Lithuanian Railways fined €28m for hindering competition
The European Commission has fined Lithuanian Railways (LG) an amount of nearly 28 million Euros for hindering competition on the rail freight market by removing a rail track connecting Lithuania and Latvia. By doing so, it forced a customer to use a much longer track.
In 2008, Polish freight operator Orlen, subsidiary of oil company PKN Orlen, considered using the services of another rail operator in moving its cargo from Lithuania to Latvia. As the operator was an important customer of LG, the state-owned rail company dismantled the 19 kilometer-long Rengė railway towards Latvia, close to Orlen’s refinery. The dismantled track has not been rebuilt ever since.
Breach of law
The Commission concludes that these actions hindered competition on the rail freight market and finds that LG failed to show any objective justification for the removal of the track. Such behaviour is in breach of Article 102 of the Treaty on the Functioning of the EU (TFEU), which prohibits the abuse of a dominant market position, it commented.
“LG used its control over the national rail infrastructure to penalise competitors in the rail transport sector. The EU needs a well-functioning rail freight market. It is unacceptable and unprecedented that a company dismantles a public rail infrastructure to protect itself from competition”, EU Commissioner Margrethe Vestager, in charge of competition policy said. In addition to imposing a fine, the Commission requires LG to end the infringement and develop a plan within three months.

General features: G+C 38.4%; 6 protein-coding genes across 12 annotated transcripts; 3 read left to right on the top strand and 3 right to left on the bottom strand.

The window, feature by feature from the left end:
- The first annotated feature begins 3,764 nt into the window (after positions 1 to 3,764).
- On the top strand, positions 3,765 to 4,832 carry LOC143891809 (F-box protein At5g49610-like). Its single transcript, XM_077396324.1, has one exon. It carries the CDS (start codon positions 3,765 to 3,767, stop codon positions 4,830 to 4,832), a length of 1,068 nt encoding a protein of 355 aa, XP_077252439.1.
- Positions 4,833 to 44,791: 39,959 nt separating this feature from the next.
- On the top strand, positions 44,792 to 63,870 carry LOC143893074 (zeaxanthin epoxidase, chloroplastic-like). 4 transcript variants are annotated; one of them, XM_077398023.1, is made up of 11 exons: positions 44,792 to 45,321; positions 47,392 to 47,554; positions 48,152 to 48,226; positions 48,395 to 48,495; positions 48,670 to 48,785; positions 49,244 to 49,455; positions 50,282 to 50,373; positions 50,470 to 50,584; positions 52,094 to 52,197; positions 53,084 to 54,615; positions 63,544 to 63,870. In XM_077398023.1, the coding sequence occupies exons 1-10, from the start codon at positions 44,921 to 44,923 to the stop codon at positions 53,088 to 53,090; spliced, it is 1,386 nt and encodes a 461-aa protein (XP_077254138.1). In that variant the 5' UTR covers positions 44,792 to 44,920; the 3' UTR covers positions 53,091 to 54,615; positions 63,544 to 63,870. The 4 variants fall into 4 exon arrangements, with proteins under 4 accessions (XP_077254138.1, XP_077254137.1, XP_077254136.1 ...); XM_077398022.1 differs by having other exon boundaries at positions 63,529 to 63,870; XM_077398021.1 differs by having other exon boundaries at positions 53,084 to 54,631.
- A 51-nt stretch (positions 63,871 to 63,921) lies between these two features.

LG responded to the verdict by saying it will study the arguments of the Commission in depth. “We will strive to solve the present issue that we have inherited, as well as other problems which haunt us from the past, in a way that is cost-effective and least damaging to LG”, it commented.
According to the rail company, the Rengė railway was dismantled for safety purposes and rail travel to Latvia has remained intact. “In 2007, when the Rengė stretch was still in use, 675,000 tonnes of petroleum products were hauled from Lithuania to Latvia. Once the Rengė stretch went defunct, these amounts fluctuated between 480,000 and 941,000 tonnes per year.” It added that current rail connections with Latvia are not being used to their full capacity and some of the tracks have not seen any rail traffic for the past fifteen years.
On the contrary, the European Rail Freight Association (ERFA) states that the actions taken by LG at the time not only caused significant economic damage but also led to severe delays to rail services. “Over the same period, the use of road transport was on the increase.”
The rail association supports the intervention of the Commission, but also emphasises the response to the action is very late. “Ten years to impose this fine is too long for a sector that faces steep and ever-growing competition from road. The competing and more polluting modes of transport are the only winners from rail’s self-destructive behaviour.” ERFA has long highlighted anti-competitive practices and the impact it has on rail’s growth and attractiveness. “This type of protectionist behaviour by a state incumbent is sadly not an isolated case in the rail sector”, it stated.